As an epic intro, perfectly befitting of the Symphonic Power Metal band, fills the Underworld with a deep orchestral dirge the crowd counter it with an equally rapturous roar before the band confidently take the stage and immediately launch into the heavy riffing of 'Antimatter' from their 2006 album ‘Astronomy’. They quickly move onto 'Supernova' from the same album bringing with them energy in the form of vocalist Jonas Heidgert who is constantly moving around the stage except to retreat to the back during solos. A real sense of grandeur comes from keyboardist Elias Holmlid who adds a powerful atmosphere throughout the entire set. Jonas strides to the very front of the stage and apologises for the lack of speed in the previous songs, obviously a slightly sarcastic yet rousing comment as he introduces their next track 'Contact', admittedly a faster and much less relenting song that really gets the crowd worked up into almost a frenzy... but not quite yet. As they work their way through the next tracks it's much the same as before, but instead from their 2004 album 'Starfall' - it remains as cheesy as before with its long metal screams, even longer solos and powerful dominating songs. If I had any criticism it would be that the whole thing was slightly too cheesy for my liking although the reaction from the crowd, not surprisingly clad in various Progressive and Power Metal t-shirts, said otherwise. Personally this band fall victim to the same problem I feel with Dragonforce, that they've found a song formula and stuck almost religiously to it to the point where it's hard to tell songs apart. The more paced 'Cassiopeia' luckily doesn't fall victim to this, Jonas introduces the track by wailing out the chorus and getting the crowd to sing along with him. Equally, the next song, their corny ballad 'Forever Walking Alone' is a welcome break to the formula and really expresses the talents of Holmlid with a very lengthy piano section before they break back into their stride with the title track from 'Astronomy'. Jonas announces the final track of the evening to be their cover of Pop Rocker Limahl's 'Neverending Story' by asking the crowd to sing along to the chorus once again like with 'Cassiopeia'. The obviously premeditated encore of the title track from ‘Starfall’ then ensues with added cheesiness and leaves the crowd chanting Dragonland for quite some time after the band have exited the stage. Whilst being a very corny start to the evening it's been a good warm up for some more fantasy filled fun.
Friday 17th July 2009
Camden Underworld in London, UK
In their first gig in London since 2002, Falconer humbly take to the stage for this one-off UK show with only the manic cheers of the crowd to back them up, and they really are manic. I thought the crowd were going mad for Dragonland but it becomes automatically apparent that they're really here for this helping of Swedish Power Metal with many requests being yelled before the band have even played their first note. This is hardly surprising as they have built up an impressive back catalogue of six albums in only eight years since their debut self-titled album in 2001. Disappointingly, they arrive in somewhat plain attire which is an unfortunate contrast to the sound and image of a traditionally medieval land they portray in their songs and promotional photos. However, their lacking appearance is soon forgotten as they begin with 'Fields of Sorrow', clearly a crowd pleaser and it really sets the tone for the rest of the performance. After 'Tower of the Queen' they stop for the usual banter and tell us that the next song 'Wings of Serenity' has not been played live in 10 years but is equally crowd pleasing to the point where a moshpit breaks out, which is then maintained throughout the rest of the night with increased intensity. The next pair of songs, 'Vargaskall' and 'A Quest For The Crown' are quite impressive and whilst they keep up the atmosphere the band remain somewhat static throughout the performance, looking sombre and lifeless despite their high energy material. The only one really going for it seemed to be Karsten Larsson who was really beating his drums within an inch of their life whilst vocalist Mathias Blad provided perhaps the least enthusiasm for most of the show which is a shame for a frontman. Next up was my favourite track from 'Among Beggers and Thieves', their latest album, entitled 'Man of the Hour' which was much more impressively performed than on their album and was quite the highlight of the evening. Only a couple of songs later they make what could easily have been taken as a final goodbye before retreating backstage, but the surprisingly short show was obviously not over... or was it? They stayed back much longer than you'd expect, and when they did return instead of breaking straight into their encore they dithered around for a frustratingly long time before Blad finally asks the crowd if they want more, which of course they do. Whilst still shouting out requests the crowd are treated to 'Upon the Grave of Guilt', a very well performed 'Boiling Led' and 'Mindtraveller', all sharply executed and leave the front of the crowd singing along throughout whilst the back of the venue are furiously moshing. They end the show with 'The Clarion Call', a more paced and solo-heavy effort with some great vocal melodies. The crowd erupt with applause as the evening ends and the band take a bow. They've been greatly appreciated tonight by the 300 strong crowd and, although lacking in energy, they still performed very well and the sound was spot on for both Dragonland and Falconer except for a couple of moments during Falconer's set where the mic cut out, but it was quickly resolved and Blad took it in his stride.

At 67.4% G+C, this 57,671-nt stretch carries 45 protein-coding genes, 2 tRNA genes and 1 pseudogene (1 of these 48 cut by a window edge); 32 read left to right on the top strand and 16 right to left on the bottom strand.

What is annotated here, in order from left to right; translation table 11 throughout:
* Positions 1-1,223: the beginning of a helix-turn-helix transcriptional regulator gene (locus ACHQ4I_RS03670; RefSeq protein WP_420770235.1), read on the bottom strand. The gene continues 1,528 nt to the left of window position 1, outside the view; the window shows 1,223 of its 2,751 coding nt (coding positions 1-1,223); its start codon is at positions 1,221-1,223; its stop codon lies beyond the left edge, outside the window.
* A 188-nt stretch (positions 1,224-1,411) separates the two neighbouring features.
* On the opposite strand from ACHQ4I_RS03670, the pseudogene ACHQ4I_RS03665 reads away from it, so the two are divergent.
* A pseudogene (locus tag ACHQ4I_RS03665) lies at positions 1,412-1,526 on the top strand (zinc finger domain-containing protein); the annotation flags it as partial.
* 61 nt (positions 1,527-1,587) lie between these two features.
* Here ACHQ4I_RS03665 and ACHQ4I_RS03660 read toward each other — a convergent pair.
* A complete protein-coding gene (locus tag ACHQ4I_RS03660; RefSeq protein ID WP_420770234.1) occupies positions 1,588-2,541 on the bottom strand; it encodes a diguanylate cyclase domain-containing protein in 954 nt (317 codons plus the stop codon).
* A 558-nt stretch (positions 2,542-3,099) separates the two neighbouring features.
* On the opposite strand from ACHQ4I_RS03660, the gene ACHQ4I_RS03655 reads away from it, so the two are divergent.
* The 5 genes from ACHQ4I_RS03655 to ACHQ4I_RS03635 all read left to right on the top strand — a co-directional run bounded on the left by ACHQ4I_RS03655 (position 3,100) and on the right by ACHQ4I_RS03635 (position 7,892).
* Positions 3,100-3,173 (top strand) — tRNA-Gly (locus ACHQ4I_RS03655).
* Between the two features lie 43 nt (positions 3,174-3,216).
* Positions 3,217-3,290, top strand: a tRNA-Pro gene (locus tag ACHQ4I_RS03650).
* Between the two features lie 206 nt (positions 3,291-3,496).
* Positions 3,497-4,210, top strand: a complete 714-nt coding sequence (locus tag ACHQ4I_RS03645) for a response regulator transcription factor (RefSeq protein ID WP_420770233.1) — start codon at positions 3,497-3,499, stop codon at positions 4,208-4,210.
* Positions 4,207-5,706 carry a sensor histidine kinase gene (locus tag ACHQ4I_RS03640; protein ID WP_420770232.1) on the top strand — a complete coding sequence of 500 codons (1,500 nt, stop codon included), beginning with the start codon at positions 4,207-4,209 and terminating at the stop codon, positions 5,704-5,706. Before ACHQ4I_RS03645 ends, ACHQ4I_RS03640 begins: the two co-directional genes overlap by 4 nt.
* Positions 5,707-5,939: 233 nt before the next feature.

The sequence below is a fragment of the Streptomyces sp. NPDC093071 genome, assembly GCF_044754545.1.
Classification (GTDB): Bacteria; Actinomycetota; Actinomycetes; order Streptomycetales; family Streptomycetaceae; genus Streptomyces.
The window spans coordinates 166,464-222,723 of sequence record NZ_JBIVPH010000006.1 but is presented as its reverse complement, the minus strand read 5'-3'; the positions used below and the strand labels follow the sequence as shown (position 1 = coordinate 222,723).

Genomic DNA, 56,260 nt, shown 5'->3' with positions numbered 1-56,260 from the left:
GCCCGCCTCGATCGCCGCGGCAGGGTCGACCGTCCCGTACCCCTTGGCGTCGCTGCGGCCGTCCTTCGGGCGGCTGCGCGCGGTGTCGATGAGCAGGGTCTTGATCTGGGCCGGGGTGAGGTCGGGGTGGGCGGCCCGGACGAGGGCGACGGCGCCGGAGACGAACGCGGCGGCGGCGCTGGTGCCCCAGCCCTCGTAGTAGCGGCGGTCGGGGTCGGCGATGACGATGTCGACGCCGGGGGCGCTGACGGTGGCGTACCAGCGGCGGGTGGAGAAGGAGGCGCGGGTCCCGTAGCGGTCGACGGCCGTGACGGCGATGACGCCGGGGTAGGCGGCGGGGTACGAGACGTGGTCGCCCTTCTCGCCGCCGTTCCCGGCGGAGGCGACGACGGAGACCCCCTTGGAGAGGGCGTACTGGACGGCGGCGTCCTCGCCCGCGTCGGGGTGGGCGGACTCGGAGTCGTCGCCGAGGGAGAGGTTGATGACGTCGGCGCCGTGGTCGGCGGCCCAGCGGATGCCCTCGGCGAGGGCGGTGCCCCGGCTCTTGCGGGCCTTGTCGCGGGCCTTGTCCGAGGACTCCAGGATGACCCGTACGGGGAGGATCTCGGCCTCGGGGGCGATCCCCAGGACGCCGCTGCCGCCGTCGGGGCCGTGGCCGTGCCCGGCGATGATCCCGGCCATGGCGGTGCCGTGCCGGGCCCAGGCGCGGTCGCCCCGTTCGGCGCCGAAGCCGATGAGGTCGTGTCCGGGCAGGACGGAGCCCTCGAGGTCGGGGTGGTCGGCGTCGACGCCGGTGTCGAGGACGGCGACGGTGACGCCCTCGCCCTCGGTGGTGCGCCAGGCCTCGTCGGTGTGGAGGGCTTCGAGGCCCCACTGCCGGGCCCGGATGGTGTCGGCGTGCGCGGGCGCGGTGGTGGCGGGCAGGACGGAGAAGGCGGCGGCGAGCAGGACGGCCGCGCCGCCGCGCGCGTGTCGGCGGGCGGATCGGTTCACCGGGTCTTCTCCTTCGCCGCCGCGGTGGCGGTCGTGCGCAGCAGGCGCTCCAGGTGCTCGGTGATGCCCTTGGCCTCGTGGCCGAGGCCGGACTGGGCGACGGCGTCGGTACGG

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Reviews & Photography by Nicholas Dishington
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